(Reuters) - Americans Bob and Mike Bryan, the most successful doubles team in men's tennis history, have pulled out of the defense of their title at the Rio Games saying their family's health is their top priority.

"After countless hours of deliberation Mike and I have decided to forego the Rio Olympics," the pair wrote on their Facebook page on Saturday.

"Though we'd love to compete again, as husbands and fathers, our family's health is now our top priority."

Many athletes have withdrawn from the Olympics over concerns about the mosquito-borne Zika virus linked to birth defects in newborn babies and possible neurological problems in adults.

The Bryan brothers are both married and Bob has three children. The pair won Olympic gold at the London 2012 Games and own 112 titles together, including 16 grand slams.

"Representing Team USA is one of our proudest tennis moments to date and winning Gold in 2012 will always remain the pinnacle of our career," the brothers added.

"The Olympics means so much to us for so many reasons and the memories we have wearing the Stars and Stripes will burn brightly forever.

"Thank you to the USTA (United States Tennis Association) for the nomination and to our fans for their unwavering support."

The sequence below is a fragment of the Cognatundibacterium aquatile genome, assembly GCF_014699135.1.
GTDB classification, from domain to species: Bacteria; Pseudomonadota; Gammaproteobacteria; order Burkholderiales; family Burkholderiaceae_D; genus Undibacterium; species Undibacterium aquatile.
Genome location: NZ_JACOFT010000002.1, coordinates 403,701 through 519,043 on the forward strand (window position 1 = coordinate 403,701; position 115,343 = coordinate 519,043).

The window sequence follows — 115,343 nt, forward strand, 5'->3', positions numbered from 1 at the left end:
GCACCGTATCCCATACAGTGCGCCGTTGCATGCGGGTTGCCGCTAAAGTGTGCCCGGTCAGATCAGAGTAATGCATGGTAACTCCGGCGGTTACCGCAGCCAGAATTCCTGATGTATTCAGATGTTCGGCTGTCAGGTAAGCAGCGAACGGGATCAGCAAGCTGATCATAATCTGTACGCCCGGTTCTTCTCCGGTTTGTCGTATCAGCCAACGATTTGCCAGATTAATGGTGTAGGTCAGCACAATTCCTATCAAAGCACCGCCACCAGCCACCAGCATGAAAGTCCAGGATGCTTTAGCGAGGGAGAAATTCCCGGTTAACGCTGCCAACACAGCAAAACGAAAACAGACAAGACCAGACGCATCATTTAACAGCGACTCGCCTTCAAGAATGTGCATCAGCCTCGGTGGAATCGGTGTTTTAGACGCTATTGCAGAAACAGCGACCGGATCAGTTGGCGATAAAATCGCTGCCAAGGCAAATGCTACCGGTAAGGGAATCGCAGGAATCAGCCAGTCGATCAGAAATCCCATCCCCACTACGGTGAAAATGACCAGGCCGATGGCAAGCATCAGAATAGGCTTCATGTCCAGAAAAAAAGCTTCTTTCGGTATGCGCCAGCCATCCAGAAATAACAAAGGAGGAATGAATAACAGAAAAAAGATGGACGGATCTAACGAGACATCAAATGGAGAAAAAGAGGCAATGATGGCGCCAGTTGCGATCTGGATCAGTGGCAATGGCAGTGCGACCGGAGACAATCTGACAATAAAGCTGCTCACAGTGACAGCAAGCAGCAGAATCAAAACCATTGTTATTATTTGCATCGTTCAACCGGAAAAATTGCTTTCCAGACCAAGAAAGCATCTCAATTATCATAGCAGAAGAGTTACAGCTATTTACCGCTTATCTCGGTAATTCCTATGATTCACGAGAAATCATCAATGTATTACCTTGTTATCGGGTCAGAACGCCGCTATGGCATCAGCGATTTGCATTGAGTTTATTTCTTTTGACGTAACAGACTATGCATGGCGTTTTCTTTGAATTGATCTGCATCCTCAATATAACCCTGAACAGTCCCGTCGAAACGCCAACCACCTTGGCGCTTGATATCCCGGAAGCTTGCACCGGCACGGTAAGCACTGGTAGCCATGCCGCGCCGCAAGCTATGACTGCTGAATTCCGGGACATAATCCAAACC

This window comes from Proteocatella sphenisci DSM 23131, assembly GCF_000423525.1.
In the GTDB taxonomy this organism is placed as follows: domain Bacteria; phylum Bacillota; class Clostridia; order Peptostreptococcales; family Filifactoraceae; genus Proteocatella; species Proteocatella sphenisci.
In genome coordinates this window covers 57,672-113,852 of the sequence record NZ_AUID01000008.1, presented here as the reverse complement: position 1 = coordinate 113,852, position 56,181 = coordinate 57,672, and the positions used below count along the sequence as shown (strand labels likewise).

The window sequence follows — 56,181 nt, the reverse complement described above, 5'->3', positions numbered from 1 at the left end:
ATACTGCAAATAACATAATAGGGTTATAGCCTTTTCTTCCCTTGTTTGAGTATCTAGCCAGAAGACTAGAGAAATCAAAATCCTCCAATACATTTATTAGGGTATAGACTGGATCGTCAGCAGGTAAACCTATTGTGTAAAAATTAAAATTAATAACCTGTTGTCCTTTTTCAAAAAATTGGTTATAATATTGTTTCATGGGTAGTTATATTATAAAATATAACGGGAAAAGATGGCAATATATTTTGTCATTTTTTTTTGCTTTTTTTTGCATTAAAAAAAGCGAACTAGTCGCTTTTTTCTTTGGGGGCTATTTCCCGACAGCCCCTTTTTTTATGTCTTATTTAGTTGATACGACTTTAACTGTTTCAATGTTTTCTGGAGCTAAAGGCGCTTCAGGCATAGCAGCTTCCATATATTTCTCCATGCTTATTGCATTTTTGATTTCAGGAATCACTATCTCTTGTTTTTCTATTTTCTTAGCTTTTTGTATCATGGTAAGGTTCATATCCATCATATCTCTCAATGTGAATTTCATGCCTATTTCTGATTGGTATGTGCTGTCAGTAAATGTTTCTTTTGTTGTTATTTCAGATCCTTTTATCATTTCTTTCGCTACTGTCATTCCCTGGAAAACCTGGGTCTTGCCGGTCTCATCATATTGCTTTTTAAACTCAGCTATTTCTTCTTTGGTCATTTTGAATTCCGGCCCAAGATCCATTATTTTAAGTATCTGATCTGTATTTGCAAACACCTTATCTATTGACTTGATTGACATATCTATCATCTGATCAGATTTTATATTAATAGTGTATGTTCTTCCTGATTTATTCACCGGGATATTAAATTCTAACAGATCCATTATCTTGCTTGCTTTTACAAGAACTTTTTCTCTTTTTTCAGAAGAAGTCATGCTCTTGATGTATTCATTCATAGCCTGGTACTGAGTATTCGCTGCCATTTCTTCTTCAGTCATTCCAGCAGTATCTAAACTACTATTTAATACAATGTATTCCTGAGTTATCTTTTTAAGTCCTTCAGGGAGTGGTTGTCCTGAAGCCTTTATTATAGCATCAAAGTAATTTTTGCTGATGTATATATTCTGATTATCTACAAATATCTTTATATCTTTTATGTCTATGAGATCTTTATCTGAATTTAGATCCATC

Amiable off court, a well-oiled machine on it, the Bryans have carried men's doubles for more than a decade.

Ten times they have ended a year as top dogs and have held the number one ranking together for close to 450 weeks in total.

They were looking forward to representing their country at a fourth Olympics, having also won bronze in Beijing in 2008, and had planned to play with gold-painted rackets.

Bob described their London triumph as the pair's "greatest moment", while Mike said missing out in Athens on their Olympic debut in 2004, when they were expected to medal, was a low.

In an interview with Reuters at this year's Wimbledon championships Bob also stressed the importance of the Games.

"We know Rio will be our last Olympics, I can safely say that. It's been a huge priority. When we sat down to plan the year in December we said peaking for Rio was the goal. Winning in Rio would mean everything," he said.

(Writing by Ken Ferris; Additional reporting by Marty Herman; Editing by Toby Davis)